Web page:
Start by spending some time with their screens. Not sure how to make them work? Ask your kids to show you how. Remember, they’re natives. Trevor just got the PlayStation 4. I didn’t know how to work it, so I asked him to show me. What a system!
Once you have a general understanding of their media devices, it’s time to activate parental controls. If you are not sure how to do it, Google it! There is a plethora of this type of information online. Trust me!
We dedicated a page of our website to other tools you can use in addition to parental controls. You can read more in depth about them by clicking here. As a family, we use parental controls on all of our devices. We also use an internet tracking program called Covenant Eyes on all our devices and computers. Cheryl receives a weekly report outlining every website that has been visited.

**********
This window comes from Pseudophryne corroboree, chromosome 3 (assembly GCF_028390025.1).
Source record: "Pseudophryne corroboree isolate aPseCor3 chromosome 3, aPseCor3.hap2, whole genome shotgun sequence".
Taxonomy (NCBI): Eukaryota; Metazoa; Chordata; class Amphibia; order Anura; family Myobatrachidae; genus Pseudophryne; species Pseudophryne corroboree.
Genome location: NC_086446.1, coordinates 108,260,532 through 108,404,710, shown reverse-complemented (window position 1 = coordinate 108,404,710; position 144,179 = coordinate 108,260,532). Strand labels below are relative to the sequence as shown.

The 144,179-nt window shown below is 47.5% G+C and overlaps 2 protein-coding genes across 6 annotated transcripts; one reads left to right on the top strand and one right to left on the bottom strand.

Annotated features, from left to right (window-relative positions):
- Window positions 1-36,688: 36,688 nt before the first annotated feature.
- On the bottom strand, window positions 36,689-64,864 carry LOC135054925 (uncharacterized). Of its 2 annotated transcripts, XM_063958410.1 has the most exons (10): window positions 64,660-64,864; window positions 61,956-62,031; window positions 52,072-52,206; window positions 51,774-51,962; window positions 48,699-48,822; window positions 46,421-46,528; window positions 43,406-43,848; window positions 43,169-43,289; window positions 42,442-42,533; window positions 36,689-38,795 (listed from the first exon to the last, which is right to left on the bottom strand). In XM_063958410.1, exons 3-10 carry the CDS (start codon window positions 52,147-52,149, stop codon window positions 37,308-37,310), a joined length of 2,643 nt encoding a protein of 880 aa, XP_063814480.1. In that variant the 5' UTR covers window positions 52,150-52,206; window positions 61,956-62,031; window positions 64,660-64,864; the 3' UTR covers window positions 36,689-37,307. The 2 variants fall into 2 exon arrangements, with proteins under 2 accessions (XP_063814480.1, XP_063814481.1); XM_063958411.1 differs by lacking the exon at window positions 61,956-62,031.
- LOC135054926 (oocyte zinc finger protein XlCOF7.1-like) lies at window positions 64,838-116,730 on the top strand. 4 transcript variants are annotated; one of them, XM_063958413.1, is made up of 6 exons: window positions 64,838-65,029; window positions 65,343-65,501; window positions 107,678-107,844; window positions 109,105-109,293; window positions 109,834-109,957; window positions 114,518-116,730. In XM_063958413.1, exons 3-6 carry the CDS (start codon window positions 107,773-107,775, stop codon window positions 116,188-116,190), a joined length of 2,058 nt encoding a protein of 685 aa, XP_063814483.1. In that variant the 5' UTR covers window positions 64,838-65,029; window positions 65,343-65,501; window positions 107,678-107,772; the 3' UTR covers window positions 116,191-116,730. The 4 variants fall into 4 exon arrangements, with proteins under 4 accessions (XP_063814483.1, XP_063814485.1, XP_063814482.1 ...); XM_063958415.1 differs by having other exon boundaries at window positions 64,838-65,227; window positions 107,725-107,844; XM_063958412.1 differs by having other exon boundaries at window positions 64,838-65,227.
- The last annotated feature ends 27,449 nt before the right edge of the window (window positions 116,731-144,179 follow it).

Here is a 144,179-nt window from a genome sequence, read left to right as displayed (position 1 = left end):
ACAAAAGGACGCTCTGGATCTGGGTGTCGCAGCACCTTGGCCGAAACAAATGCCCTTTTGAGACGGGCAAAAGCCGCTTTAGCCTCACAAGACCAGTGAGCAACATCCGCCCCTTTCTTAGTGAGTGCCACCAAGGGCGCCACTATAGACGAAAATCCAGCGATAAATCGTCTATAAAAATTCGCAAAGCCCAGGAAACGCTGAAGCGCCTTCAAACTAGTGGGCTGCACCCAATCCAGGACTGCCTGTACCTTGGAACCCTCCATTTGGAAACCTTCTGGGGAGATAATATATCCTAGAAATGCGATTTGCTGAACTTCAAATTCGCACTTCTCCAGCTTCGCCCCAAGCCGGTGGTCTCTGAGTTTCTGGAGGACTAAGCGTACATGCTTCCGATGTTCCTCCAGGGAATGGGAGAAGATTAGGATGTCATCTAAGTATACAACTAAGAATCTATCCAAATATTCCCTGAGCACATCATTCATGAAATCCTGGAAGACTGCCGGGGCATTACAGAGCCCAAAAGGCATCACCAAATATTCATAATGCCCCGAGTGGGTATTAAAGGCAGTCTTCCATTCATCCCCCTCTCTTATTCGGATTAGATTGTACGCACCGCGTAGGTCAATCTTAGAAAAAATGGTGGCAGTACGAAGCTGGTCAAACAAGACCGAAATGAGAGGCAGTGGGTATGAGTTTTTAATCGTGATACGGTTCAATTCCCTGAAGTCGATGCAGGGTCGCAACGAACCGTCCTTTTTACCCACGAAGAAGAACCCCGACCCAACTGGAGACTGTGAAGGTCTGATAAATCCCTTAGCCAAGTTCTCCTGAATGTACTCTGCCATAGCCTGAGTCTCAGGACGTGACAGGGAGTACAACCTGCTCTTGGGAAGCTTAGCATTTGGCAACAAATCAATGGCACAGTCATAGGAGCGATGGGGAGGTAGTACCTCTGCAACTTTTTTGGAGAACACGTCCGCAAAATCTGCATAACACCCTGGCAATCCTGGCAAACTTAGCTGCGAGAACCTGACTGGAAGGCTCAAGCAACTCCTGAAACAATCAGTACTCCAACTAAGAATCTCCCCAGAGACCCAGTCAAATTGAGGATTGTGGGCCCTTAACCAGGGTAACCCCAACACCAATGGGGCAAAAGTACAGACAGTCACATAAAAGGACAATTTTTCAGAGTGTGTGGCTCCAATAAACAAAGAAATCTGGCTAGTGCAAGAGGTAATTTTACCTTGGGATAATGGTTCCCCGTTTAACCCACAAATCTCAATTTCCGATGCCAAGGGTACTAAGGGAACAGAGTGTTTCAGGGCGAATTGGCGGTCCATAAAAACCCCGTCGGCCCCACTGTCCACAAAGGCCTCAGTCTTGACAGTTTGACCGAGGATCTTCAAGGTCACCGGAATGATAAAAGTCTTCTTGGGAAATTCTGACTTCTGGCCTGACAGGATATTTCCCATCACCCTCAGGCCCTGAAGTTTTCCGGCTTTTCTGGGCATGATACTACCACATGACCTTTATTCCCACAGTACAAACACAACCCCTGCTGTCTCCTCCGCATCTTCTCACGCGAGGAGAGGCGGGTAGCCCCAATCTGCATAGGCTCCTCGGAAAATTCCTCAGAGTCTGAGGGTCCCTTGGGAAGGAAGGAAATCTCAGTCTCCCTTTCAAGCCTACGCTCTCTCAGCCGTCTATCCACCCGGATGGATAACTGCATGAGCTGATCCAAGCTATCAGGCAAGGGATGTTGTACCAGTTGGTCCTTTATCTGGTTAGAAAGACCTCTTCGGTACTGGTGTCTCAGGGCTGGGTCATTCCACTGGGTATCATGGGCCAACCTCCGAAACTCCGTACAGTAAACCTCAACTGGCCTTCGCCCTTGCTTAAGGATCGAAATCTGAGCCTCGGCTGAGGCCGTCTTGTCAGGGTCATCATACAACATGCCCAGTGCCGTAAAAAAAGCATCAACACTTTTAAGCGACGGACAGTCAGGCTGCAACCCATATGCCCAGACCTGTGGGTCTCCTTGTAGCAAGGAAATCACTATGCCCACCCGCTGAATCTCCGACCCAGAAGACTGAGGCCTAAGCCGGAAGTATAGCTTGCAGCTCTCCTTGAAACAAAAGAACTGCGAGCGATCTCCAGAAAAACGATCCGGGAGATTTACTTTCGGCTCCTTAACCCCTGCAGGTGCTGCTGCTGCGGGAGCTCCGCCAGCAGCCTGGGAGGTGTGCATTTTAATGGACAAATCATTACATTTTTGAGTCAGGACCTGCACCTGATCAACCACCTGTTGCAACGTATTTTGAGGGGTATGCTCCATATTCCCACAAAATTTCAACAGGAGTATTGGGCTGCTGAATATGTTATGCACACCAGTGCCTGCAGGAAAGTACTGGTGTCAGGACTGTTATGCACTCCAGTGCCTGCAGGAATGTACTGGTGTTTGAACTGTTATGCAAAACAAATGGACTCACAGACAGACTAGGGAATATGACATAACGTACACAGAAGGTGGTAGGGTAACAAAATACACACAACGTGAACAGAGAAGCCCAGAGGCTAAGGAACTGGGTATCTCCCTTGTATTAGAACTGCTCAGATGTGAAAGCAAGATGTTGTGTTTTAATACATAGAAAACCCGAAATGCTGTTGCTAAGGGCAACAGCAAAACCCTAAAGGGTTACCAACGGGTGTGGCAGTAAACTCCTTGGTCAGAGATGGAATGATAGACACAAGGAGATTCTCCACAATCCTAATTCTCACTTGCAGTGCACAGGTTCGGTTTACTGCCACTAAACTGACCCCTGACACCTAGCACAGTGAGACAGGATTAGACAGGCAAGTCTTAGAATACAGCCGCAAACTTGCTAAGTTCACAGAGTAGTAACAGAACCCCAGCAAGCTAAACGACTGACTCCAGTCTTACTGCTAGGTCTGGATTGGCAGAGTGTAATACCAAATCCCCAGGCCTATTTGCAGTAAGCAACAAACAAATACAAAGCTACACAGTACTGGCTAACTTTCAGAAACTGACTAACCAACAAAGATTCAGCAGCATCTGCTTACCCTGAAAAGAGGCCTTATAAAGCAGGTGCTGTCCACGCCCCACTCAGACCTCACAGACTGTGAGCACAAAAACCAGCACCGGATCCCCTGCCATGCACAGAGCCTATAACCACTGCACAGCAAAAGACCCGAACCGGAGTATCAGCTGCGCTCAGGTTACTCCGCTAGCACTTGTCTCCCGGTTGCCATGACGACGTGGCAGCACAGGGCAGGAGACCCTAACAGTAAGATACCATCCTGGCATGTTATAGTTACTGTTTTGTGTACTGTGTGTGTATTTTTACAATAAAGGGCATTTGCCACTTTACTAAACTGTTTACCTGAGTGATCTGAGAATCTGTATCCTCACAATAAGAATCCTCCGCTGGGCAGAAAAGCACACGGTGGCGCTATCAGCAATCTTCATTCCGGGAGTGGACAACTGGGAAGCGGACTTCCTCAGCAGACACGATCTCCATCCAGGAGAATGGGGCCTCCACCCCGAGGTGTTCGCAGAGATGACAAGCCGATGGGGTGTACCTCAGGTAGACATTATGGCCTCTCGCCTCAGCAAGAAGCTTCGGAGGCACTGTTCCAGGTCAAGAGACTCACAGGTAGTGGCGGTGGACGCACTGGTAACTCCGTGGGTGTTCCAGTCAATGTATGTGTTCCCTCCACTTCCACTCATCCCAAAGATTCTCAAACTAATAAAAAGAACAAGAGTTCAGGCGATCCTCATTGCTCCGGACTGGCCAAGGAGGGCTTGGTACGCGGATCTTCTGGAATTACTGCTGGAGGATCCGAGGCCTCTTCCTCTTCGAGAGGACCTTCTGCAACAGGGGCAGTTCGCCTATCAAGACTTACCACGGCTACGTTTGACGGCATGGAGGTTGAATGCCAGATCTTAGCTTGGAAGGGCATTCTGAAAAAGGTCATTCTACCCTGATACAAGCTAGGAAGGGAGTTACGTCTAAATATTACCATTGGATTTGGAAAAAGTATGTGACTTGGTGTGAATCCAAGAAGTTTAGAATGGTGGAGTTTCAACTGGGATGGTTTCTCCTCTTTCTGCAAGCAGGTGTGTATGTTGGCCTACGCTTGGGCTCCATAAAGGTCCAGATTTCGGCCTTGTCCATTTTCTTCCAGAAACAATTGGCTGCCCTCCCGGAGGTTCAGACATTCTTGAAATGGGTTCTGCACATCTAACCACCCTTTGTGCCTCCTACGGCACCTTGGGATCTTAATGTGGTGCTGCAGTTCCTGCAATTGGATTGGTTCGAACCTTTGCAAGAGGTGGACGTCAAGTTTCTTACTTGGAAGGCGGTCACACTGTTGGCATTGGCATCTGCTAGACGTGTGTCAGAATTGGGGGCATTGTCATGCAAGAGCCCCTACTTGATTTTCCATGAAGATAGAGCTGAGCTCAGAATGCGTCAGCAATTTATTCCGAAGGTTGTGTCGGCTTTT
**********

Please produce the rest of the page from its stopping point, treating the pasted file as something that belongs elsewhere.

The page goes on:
We allow our children to have 30 minutes of screen time on a school day and an hour on the weekends. Because our boys are teenagers and love sports, we do allow them to watch games on the weekends and an occasional show on a weeknight if their homework is done.
This plan works for our family. Your plan may look a little different depending on the ages of your kids and your overall family structure. That’s okay! What matters is that you are taking intentional steps to protect your kids. If you feel like you need help structuring a plan, the American Academy of Pediatrics has a Family Media Use Plan that you can try by clicking here.
It’s important to talk with your children about what they are doing online. If they have an Instagram page, you should get one too. Post comments on their page. This is a great way to monitor who they are befriending and to affirm their responsible decisions online as well.